Wednesday, June 25, 2008

Schauspielhause Zürich Schülertheatertreffen

So... we had another fesitval pertaining to the lovely art of theater.


oh Theater....

Theater in antther language is einfach something anders...

Let's see... what to say?

Ought I to talk about the Street Parade next door?

Or sleeping in the bombshelter and playing Mafia (Werewolf in German...) until 2:00 in the morning?

Or about how me and Moritz and Helena went some evening to some random place and consumed beverages of fruit?

That was a nice evening.

Maggie Questions.

Not really sure what to say... there were a lot of brilliant plays.

The two favourites would have to be Krabat from Luzern (it was in Swiss German close to the Obwalden dialect so I could understand it well) and Much Ado About Nothing from a group from Basel filled with so many ingenious moments that I felt like pulling out a pad and paper and taking note of them but realizing I would miss something if I did.

I was mainly impressed by the builidng that this festival was held in...

An old werehouse thingy... suited up to be a theater. Huge empty rooms. Crazy stages... such as one entirely furry and blood stained for Clockwork Orange.

I am not really sure what I feel like telling you guys... go read about TAG, I felt inspired to write about it.

And that was...

Schauspielhause Zürich Schülertheatertreffen

Tuesday, June 24, 2008

Feet Of Holiness

My feet are weirding me out...

Anyways... today, I sit.

And *INTERJECTION* low and behold... I have some 2 weeks läft.

I wasn't going to do the countdown, but I hear it enought from my friends.


Anyways.... I have been thinking lately about... AGES!

Yeah. Time. Age. How freakin stupid it is.

We have birthdays, that is cool.

But what the age you are given is supposed to pertain to your personality and development.

I was talking to some other exchangers. We talked about first impressions (they are funny).

And for me... every single one had something to do with me being small, cute, and, "How old is that girl and where did she come from? Did we pick her up along the way?"

Haha.. I guess it didn't help that I was carrying around George.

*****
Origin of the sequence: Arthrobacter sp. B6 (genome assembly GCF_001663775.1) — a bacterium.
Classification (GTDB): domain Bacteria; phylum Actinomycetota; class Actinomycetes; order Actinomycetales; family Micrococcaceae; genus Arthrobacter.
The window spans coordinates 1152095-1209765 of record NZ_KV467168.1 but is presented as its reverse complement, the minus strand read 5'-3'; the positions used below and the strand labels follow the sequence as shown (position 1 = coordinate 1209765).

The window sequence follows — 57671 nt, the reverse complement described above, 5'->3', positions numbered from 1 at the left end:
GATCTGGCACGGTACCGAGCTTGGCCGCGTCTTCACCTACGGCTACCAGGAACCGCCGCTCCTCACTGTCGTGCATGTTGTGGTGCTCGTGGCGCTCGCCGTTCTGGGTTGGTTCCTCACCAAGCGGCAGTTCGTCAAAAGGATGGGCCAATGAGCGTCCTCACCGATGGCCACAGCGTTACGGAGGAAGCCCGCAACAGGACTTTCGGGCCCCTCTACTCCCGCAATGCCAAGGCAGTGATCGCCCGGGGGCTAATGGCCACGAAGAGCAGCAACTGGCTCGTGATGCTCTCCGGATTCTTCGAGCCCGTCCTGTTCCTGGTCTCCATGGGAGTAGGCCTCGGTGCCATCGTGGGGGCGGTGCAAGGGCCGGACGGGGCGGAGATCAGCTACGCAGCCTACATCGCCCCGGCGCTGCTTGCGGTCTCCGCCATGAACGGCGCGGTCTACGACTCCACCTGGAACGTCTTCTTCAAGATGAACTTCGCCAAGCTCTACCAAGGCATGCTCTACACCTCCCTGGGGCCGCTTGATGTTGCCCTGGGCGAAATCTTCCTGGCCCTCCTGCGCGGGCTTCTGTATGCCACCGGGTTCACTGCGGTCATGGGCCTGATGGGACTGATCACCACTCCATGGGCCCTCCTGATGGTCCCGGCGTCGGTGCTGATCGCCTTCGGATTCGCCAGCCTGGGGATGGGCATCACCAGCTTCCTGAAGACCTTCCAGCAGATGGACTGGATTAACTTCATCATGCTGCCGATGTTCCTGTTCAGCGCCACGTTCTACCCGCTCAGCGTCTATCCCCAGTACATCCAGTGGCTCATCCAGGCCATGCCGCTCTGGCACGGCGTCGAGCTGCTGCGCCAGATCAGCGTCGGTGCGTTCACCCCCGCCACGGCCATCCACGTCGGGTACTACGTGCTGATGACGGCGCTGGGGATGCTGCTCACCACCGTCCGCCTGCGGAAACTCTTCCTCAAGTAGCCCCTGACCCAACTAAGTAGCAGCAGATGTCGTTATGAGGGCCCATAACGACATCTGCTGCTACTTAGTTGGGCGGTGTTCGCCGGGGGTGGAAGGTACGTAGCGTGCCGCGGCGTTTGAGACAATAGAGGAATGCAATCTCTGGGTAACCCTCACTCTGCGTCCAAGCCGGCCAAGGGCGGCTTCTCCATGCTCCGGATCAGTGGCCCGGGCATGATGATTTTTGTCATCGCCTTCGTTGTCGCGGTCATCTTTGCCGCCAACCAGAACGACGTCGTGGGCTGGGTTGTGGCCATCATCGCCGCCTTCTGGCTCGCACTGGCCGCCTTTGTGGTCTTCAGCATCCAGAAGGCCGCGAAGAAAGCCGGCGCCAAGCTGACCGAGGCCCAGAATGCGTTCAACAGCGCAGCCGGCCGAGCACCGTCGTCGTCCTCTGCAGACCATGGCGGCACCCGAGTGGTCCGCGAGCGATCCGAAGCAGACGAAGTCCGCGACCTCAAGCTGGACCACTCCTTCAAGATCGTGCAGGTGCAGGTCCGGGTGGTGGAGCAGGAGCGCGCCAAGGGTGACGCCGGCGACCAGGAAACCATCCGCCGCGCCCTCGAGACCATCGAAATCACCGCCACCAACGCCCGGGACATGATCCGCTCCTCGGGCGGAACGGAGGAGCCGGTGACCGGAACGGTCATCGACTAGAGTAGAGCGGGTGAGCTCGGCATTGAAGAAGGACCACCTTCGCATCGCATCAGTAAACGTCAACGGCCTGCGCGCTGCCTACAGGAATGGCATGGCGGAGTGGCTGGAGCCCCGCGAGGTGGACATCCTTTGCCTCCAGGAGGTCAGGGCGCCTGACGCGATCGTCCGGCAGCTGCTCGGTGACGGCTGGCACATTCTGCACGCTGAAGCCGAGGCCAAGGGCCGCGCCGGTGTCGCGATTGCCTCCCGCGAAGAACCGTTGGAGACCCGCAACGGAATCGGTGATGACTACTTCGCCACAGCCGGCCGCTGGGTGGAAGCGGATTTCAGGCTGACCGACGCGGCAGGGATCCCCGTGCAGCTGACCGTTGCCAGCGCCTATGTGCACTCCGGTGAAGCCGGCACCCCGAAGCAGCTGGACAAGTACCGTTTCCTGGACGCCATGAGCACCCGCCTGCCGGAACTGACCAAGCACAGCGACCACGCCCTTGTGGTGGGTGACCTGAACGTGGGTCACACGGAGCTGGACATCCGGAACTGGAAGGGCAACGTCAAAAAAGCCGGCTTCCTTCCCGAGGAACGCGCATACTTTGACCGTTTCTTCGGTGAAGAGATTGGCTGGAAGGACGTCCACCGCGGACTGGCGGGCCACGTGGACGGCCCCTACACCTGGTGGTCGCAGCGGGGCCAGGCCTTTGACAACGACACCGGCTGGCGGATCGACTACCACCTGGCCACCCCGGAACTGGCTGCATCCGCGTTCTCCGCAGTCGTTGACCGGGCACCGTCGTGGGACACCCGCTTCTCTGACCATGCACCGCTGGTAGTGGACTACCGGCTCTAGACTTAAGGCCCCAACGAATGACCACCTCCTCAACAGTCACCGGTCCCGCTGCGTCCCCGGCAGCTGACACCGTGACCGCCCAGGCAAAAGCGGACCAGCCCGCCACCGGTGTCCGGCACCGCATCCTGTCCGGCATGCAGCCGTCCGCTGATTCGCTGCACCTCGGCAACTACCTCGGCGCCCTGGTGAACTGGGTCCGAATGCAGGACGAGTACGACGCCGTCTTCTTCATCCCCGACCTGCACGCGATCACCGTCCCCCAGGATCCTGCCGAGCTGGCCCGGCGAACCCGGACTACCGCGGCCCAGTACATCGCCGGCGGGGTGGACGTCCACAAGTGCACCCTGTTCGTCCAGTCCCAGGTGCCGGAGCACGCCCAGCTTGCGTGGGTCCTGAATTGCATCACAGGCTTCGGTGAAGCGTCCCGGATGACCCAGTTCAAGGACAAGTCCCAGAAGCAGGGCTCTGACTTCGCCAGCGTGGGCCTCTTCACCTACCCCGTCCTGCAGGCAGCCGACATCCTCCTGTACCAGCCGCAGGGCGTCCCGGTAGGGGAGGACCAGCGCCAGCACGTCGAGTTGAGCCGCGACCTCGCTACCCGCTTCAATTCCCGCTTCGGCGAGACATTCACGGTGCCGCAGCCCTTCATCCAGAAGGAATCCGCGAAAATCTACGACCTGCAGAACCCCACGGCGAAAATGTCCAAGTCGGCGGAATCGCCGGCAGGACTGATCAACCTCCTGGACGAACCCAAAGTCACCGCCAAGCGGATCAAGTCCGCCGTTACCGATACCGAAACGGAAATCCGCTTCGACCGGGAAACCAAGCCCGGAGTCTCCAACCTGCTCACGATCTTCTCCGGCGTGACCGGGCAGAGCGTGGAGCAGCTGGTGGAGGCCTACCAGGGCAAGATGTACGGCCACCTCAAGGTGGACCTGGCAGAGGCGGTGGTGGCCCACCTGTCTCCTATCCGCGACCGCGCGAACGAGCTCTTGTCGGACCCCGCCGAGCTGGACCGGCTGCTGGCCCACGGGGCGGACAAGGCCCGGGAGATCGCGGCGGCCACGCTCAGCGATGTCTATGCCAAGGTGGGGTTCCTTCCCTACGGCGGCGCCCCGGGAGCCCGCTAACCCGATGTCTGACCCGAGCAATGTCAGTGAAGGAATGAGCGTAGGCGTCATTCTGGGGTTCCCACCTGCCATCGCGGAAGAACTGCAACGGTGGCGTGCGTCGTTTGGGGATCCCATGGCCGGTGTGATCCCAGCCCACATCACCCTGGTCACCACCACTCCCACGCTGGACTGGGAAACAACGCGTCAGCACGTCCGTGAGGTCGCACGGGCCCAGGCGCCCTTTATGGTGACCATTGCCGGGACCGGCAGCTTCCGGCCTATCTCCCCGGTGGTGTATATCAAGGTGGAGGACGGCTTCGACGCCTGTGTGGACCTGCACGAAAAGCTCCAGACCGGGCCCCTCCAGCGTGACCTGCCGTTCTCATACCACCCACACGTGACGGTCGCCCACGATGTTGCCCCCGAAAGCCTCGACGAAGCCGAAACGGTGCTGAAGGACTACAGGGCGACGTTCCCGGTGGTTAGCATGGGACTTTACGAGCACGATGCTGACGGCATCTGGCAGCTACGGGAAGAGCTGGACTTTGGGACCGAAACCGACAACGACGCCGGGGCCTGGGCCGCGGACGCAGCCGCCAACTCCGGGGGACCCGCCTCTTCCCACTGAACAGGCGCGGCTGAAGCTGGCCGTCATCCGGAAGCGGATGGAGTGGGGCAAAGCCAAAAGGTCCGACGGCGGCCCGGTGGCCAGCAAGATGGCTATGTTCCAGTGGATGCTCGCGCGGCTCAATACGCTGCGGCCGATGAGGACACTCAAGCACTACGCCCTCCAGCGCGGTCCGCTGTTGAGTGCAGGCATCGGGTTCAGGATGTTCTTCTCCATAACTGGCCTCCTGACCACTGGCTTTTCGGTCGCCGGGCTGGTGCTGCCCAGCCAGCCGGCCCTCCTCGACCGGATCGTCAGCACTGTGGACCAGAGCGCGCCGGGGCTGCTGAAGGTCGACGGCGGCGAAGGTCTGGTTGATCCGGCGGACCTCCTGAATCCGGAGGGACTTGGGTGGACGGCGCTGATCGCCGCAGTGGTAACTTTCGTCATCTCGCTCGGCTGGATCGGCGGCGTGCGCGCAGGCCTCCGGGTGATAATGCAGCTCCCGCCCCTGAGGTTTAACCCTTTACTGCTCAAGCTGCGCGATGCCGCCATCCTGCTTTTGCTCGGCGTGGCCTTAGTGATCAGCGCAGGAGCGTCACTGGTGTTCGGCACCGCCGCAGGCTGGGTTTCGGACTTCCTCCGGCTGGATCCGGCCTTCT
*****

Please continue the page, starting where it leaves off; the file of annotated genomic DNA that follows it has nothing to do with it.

Anyways... I have no problem with those impressions... it's what I give off and how I have been treated. Always the little one.

But then I laugh when I think, HA! I am 18 in some 3 months.


I don't look like it, or act like it... sometimes I think like it though.

Why are ages thrust upon us with ways we are supposed to be.

And why is just enjoying life sometimes consider juvinille?

Switzerland... you be awesome.

Monday, June 23, 2008

Photos from [swimnopoopnobyenomusicstorm]

[b a t h i n g]

Anywhere you go in this area (Oh Oh Obwalden, oh how schön du bist), you are near water. For me, it is just a 7 minute bike ride or so to the beautiful lake on a hot day. It is a 5 minute walk from the school.

Therefore, in the middle of the day, when it is time to eat, we can go swimming. I have not yet cause I have no idea where my swimiming clothes are, but I can go wading. And my friends just go and jump in and cool off in the middle of the day.a

Imagine that in Inglemoor. Say it was right on Lake Washington, and the water was cleaner. And the second the bell rang for lunch (which is 1 hour and 20 minutes long) you could run, jump in the lake. Swim around with everyone. Lay on the grass (that has no bird poop in it) and relax. Do whatever with your friends. And then, just pull on your clothes and head back to math class or whatever.

These last days, wow, ,going by so fast.

This is my last, last 5 days with my friends for some 2 years or until I come back. I will not see some of them for a long time. Some, never again, ever. Ever. I find that lame.